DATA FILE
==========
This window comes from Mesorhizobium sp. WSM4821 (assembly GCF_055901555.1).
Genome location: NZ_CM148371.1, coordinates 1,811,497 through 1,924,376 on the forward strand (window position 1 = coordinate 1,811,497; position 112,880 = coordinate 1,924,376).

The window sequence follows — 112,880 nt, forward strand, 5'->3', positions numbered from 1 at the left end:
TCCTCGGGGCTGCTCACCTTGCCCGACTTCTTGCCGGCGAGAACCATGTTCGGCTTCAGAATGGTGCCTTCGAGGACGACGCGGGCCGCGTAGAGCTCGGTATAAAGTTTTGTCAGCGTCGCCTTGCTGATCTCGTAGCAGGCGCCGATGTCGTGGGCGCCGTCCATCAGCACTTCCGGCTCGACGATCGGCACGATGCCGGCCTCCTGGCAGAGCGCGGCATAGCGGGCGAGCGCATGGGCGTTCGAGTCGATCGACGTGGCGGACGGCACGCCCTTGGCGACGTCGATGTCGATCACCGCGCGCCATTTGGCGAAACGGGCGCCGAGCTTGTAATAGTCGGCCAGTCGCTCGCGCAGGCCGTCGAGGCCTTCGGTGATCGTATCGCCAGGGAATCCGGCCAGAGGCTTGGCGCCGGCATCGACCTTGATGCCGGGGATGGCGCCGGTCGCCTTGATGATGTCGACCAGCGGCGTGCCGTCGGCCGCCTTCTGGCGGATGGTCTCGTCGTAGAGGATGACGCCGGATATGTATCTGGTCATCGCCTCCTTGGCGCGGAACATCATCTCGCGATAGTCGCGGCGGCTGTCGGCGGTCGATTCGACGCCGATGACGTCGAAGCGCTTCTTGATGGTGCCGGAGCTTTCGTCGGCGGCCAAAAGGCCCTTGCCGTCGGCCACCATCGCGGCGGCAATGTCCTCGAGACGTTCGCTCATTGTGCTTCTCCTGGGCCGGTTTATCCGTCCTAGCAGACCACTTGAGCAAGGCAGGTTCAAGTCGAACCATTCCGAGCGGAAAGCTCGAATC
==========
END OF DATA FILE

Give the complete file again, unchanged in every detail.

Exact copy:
This window comes from Mesorhizobium sp. WSM4821 (assembly GCF_055901555.1).
Genome location: NZ_CM148371.1, coordinates 1,811,497 through 1,924,376 on the forward strand (window position 1 = coordinate 1,811,497; position 112,880 = coordinate 1,924,376).

The window sequence follows — 112,880 nt, forward strand, 5'->3', positions numbered from 1 at the left end:
TCCTCGGGGCTGCTCACCTTGCCCGACTTCTTGCCGGCGAGAACCATGTTCGGCTTCAGAATGGTGCCTTCGAGGACGACGCGGGCCGCGTAGAGCTCGGTATAAAGTTTTGTCAGCGTCGCCTTGCTGATCTCGTAGCAGGCGCCGATGTCGTGGGCGCCGTCCATCAGCACTTCCGGCTCGACGATCGGCACGATGCCGGCCTCCTGGCAGAGCGCGGCATAGCGGGCGAGCGCATGGGCGTTCGAGTCGATCGACGTGGCGGACGGCACGCCCTTGGCGACGTCGATGTCGATCACCGCGCGCCATTTGGCGAAACGGGCGCCGAGCTTGTAATAGTCGGCCAGTCGCTCGCGCAGGCCGTCGAGGCCTTCGGTGATCGTATCGCCAGGGAATCCGGCCAGAGGCTTGGCGCCGGCATCGACCTTGATGCCGGGGATGGCGCCGGTCGCCTTGATGATGTCGACCAGCGGCGTGCCGTCGGCCGCCTTCTGGCGGATGGTCTCGTCGTAGAGGATGACGCCGGATATGTATCTGGTCATCGCCTCCTTGGCGCGGAACATCATCTCGCGATAGTCGCGGCGGCTGTCGGCGGTCGATTCGACGCCGATGACGTCGAAGCGCTTCTTGATGGTGCCGGAGCTTTCGTCGGCGGCCAAAAGGCCCTTGCCGTCGGCCACCATCGCGGCGGCAATGTCCTCGAGACGTTCGCTCATTGTGCTTCTCCTGGGCCGGTTTATCCGTCCTAGCAGACCACTTGAGCAAGGCAGGTTCAAGTCGAACCATTCCGAGCGGAAAGCTCGAATC